I can’t wait for the day when I look out my backyard and see some muscular guys. I did see a couple of turkeys (real ones) the other day. I don’t think that counts. Love this!

    Reply
  • Roz Warren October 17, 2015 at 10:29 am

    Thanks, everyone, for the terrific comments. This is one of those instances where the comments section is just as entertaining as the essay itself. Thanks for being so cool and clever, and for taking the time to connect.

    Reply
  • Leslie Handler October 17, 2015 at 7:47 am

    I’m selling my car today! No more driving for me.

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  • Carol Cassara October 16, 2015 at 5:28 pm

    That song. Such a classic! And so perfect for this post. Which I enjoyed almost as much as i would have enjoyed the view.

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  • Leslie in Oregon October 16, 2015 at 4:35 pm

    I would laugh except we covet our trees here in western Oregon, so when a tree comes down, we cry. Especially since so many people who move here are frightened by the tall Douglas Firs and have healthy ones taken down for no good reason. And then there are the “arborists” who make their living by recommending removal of trees that could be saved with a little pruning or other treatment. For these reasons, I shudder when I see a tree crew in action.

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  • Jim Nolan October 16, 2015 at 2:55 pm

    Great piece, Roz! My cousin’s husband cuts down his own trees. He uses a bow and arrow to send the rope over a branch, and then pulls up. I would be way to chicken. He also wears special chaps that would stop the chainsaw from cutting into his legs in case of accident.

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  • Beth Edelman October 16, 2015 at 2:36 pm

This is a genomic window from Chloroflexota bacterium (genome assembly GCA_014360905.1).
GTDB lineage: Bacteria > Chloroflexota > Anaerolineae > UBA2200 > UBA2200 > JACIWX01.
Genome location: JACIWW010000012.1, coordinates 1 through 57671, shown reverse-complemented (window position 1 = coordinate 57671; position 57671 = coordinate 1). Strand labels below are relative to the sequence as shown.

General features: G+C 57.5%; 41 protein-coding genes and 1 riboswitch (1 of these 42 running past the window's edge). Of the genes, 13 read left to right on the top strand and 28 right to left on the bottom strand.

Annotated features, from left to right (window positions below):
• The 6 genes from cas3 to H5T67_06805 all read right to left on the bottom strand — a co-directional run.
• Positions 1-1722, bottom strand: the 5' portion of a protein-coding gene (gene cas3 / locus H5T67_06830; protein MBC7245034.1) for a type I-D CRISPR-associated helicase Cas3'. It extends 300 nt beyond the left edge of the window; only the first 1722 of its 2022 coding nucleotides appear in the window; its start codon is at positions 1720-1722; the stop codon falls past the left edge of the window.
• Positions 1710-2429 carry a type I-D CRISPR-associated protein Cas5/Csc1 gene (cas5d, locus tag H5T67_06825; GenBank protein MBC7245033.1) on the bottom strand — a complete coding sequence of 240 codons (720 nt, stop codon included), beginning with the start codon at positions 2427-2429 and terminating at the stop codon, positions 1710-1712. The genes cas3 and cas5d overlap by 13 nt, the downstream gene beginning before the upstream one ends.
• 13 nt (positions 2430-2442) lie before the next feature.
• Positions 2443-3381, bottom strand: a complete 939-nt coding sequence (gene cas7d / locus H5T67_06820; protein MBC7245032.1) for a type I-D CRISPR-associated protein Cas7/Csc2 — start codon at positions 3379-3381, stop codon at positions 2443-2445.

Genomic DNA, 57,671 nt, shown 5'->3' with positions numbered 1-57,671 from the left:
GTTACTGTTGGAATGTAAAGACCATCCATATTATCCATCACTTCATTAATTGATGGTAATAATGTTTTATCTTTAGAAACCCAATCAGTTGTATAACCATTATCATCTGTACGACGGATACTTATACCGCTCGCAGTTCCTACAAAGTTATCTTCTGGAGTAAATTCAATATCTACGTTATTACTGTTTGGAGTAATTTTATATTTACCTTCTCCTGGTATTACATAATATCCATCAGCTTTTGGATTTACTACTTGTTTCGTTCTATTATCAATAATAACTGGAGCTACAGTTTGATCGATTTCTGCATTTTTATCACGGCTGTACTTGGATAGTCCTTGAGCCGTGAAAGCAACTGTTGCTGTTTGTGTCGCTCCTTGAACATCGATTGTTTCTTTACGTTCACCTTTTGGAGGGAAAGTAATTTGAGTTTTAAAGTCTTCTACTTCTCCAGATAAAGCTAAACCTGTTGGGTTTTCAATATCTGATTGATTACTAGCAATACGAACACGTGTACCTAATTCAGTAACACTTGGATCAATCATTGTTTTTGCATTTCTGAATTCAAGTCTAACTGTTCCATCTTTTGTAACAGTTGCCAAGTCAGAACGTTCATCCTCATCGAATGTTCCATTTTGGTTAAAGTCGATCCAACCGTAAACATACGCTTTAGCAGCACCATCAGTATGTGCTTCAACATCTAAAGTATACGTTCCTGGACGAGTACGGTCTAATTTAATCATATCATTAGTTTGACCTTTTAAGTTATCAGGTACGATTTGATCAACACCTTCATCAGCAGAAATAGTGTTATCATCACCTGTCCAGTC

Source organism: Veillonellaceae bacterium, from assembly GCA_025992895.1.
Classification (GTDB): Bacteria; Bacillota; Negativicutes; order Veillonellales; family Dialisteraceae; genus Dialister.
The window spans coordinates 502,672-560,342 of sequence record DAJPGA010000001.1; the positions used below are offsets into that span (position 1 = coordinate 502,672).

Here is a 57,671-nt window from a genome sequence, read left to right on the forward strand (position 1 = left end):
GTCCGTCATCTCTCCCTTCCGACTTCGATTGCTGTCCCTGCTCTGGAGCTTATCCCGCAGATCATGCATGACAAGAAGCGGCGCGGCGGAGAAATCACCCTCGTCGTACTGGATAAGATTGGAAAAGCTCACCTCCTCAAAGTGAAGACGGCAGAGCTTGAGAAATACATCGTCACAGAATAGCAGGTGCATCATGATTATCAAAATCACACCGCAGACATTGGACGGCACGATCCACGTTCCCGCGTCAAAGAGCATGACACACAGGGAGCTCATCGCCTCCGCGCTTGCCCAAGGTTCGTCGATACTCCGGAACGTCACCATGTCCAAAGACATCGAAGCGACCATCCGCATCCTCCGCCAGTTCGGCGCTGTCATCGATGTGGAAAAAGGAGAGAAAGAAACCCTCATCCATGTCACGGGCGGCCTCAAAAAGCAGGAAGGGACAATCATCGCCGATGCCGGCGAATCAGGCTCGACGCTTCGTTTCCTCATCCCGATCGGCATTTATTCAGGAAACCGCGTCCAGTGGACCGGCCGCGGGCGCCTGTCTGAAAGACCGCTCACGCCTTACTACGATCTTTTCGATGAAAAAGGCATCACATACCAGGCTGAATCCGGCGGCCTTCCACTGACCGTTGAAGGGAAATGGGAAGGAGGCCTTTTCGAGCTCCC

Common to all, all cultures, all people, admiration and love of beauty. Me too.

    Reply
  • Marcia @ Menopausal Mother October 16, 2015 at 2:35 pm

    There’s just something so sexy about a guy in a hardhat and a harness that secures them to the tree while they’re trimming….. My neighbor is a tree trimmer and he is ridiculously buff. My hubs is a landscaper. I keep telling him he needs to wear a harness and a hard hat…..

    Reply
  • Paul Kandarian October 16, 2015 at 2:09 pm

    I feel the same way about hot women in uniform, military, police, firefighter, FedEx, etc. I guess that would include buff babes in trees, now that I think about it…great, now it’s all I can think about. THanks, Roz, thanks a lot.

    Reply
  • Max and Jack October 16, 2015 at 2:00 pm

    We agree with you, Grandma. Watching men in trees is awesome. Wait, you are talking about the squirrel variety, right?

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  • Con Chapman October 16, 2015 at 1:57 pm

    Squirrel!

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  • Mindi October 16, 2015 at 1:57 pm

    Normally I’m happy to live in the city. Now I’m bumming out not to have a backyard with trees.

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  • Mickey October 16, 2015 at 1:56 pm

    Oh, yes, men, hunky, muscular men with the ‘can-do’ attitude in trees. Yes. Long story. I spent two weeks at a friend’s house while she was out of town. The week before lightning struck one of her two front yard mile high palm trees. (They look mile high to me.) Tree guy, the one in charge, not young anymore, maybe our age, has a woowoo young muscular guy shimmying, no, spiking up the trees for their wages. While I was there, while she was still gone, the remaining palm, she had the guy come and the other, the woowoo guy cut the struck palm down. He told her the second would probably die. Lo and behold it got struck while I was there. Meanwhile, waiting for the tree to die, no, wondering if I should call Kim, an enterprising (and charges more) tree guy knocked on the door and offered to do the job. Not as woowoo as the other tree guy. Then Kim’s original tree guys stopped over and said they were back to cut down the second one. However, at this point, I call Kim. She says it will have to wait till I get back which was a few days hence. Fast forward to Kim back, tree guys knocking on the door, discussion of trees twice struck, my, my, what a lovely sight, that young man. Gave the manager guy a pair of bolt cutters I found in Kim’s alley. She didn’t want them. Manager gave me a price, actually prices for cutting the trees in my yards, about $300 more than I can afford but that palm tree needs to come down. An Africanized bee magnet. And my mesquites in the alley, oh, boy. So I haven’t done anything about the trees except pay another guy, not hansome, just industrious to work on the yards and bless him, cut back the mesquite hanging over my driveway and the public sidewalk. Point?! Yes, fine view of men in trees. Thank you, Roz. Love the poem. Wish I loved to walk. Hey, I know this is long but you said I could tell a long story! More thanks, Roz. You write so many things I think that we must be connected psychically! Just kidding. Greetings and salutations from not so sunny today Tucson.